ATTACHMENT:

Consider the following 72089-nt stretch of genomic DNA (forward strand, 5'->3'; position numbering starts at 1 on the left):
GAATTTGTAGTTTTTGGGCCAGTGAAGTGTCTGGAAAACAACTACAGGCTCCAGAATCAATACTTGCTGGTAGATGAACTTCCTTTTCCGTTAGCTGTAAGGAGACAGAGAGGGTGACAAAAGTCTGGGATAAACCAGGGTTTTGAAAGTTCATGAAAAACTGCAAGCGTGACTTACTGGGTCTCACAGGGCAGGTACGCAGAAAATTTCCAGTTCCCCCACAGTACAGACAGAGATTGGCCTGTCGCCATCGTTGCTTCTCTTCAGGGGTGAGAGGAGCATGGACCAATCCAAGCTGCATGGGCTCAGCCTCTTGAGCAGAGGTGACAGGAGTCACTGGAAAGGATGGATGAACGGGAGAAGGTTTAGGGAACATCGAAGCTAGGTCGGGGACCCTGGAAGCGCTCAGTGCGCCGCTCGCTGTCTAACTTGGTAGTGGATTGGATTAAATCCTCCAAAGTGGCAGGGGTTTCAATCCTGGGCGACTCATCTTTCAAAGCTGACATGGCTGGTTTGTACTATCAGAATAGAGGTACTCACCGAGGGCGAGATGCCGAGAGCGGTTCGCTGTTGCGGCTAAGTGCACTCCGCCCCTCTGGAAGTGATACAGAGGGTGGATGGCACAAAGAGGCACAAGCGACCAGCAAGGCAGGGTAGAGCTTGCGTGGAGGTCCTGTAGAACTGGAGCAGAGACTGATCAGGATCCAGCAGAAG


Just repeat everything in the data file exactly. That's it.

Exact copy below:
Consider the following 72089-nt stretch of genomic DNA (forward strand, 5'->3'; position numbering starts at 1 on the left):
GAATTTGTAGTTTTTGGGCCAGTGAAGTGTCTGGAAAACAACTACAGGCTCCAGAATCAATACTTGCTGGTAGATGAACTTCCTTTTCCGTTAGCTGTAAGGAGACAGAGAGGGTGACAAAAGTCTGGGATAAACCAGGGTTTTGAAAGTTCATGAAAAACTGCAAGCGTGACTTACTGGGTCTCACAGGGCAGGTACGCAGAAAATTTCCAGTTCCCCCACAGTACAGACAGAGATTGGCCTGTCGCCATCGTTGCTTCTCTTCAGGGGTGAGAGGAGCATGGACCAATCCAAGCTGCATGGGCTCAGCCTCTTGAGCAGAGGTGACAGGAGTCACTGGAAAGGATGGATGAACGGGAGAAGGTTTAGGGAACATCGAAGCTAGGTCGGGGACCCTGGAAGCGCTCAGTGCGCCGCTCGCTGTCTAACTTGGTAGTGGATTGGATTAAATCCTCCAAAGTGGCAGGGGTTTCAATCCTGGGCGACTCATCTTTCAAAGCTGACATGGCTGGTTTGTACTATCAGAATAGAGGTACTCACCGAGGGCGAGATGCCGAGAGCGGTTCGCTGTTGCGGCTAAGTGCACTCCGCCCCTCTGGAAGTGATACAGAGGGTGGATGGCACAAAGAGGCACAAGCGACCAGCAAGGCAGGGTAGAGCTTGCGTGGAGGTCCTGTAGAACTGGAGCAGAGACTGATCAGGATCCAGCAGAAG